Our experiences with Alpine's "mechless" car audio receivers have been mostly positive. So, when we received the iXA-W404, which ups the ante with the inclusion of a larger display and touch sensitivity, we naturally assumed that bigger would be better.
True, the W404's larger screen facilitates the playback of video from capable iPods, but the touch screen interface is unintuitive at times, relying on an iTunes CoverFlow-like paradigm to navigate its menus.
The additional eye candy of the interface seems to have adversely affected the Alpine's responsiveness when compared with its simpler siblings.
However, we do like the W404's snappy high-speed USB/iPod connection that allowed us to quickly scrub through large digital-audio collections.
Like the iDA-X305 that came before it, the iXA-W404 features Alpine's double-action encoder, a knob with a centrally located select button that activates various quick-search modes when the outer ring is depressed and twisted. Just to the left of the encoder is a back button. Also like its smaller sibling, the iXA-W404's encoder is made of high-quality metal and feels great in the hand. However, that is where the similarities end.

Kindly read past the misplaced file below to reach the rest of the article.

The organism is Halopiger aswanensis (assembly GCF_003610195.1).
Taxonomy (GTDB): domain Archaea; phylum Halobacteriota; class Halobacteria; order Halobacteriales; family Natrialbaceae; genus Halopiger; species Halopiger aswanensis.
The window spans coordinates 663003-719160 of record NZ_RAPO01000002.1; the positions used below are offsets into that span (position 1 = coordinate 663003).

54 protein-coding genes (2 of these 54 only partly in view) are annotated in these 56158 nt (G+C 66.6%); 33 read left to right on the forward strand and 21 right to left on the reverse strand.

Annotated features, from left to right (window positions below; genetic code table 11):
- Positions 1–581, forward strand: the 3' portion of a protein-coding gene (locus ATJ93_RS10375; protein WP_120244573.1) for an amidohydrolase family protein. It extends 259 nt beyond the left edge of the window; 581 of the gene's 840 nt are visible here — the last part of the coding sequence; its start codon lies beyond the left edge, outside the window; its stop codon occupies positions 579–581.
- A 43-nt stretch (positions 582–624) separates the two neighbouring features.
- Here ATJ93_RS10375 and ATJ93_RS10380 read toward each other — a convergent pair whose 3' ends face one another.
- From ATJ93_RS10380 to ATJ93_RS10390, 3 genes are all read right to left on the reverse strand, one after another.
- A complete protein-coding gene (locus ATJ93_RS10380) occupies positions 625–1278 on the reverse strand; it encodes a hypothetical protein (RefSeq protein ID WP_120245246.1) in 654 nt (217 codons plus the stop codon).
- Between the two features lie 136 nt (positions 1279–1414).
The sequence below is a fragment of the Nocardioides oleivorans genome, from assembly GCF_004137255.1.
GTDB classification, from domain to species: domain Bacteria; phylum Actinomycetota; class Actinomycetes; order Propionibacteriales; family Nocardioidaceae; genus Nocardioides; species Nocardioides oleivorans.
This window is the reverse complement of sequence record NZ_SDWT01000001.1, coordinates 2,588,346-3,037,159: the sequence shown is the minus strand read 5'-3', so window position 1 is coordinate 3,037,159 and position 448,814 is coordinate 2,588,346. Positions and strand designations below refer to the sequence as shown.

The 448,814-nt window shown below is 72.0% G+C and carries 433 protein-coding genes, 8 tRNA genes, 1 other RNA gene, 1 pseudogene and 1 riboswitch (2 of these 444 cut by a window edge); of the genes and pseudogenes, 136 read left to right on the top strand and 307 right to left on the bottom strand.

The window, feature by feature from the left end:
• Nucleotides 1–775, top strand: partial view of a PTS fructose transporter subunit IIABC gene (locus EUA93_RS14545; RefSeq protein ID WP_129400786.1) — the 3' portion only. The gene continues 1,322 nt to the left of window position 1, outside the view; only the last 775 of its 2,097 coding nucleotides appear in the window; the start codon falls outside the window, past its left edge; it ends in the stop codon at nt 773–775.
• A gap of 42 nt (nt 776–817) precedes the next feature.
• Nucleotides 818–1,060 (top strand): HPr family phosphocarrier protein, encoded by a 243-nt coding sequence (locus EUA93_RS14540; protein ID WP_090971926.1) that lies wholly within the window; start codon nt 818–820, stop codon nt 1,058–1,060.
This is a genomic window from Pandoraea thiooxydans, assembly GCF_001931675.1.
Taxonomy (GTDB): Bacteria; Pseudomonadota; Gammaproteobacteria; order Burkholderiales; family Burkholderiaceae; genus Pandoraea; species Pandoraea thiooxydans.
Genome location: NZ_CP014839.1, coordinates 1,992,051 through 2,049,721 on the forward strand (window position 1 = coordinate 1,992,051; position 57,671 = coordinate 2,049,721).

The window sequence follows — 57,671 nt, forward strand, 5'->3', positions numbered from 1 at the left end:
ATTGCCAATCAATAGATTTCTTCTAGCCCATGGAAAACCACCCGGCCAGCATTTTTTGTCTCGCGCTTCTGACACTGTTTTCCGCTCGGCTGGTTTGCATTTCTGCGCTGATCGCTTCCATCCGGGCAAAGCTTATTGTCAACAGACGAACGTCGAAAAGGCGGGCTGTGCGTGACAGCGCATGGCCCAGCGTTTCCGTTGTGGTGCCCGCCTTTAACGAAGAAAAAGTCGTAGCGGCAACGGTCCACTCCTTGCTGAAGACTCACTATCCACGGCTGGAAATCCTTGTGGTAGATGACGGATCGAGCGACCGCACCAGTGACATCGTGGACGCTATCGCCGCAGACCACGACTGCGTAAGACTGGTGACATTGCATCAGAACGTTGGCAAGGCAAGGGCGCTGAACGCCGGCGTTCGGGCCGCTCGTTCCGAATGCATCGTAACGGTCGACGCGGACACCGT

Unlike the previous models, which featured a centrally located double-action encoder, the W404 moves its knob to the left side of the faceplate, where it is more easily reached by the driver. The unit's form factor has been increased to double DIN to make room for the larger 4.3-inch color touch screen. The screen's 400x234 pixel resolution is lower than your average portable navigation device of comparable size, which doesn't do any favors for the video quality.
Along the unit's lower edge are physical buttons to access the navigation, rearview camera, hands-free calling, and Imprint audio-processing functions (all of which require add-on modules). Below the screen, a source-select button and left- and right-mode-select arrow keys find their homes.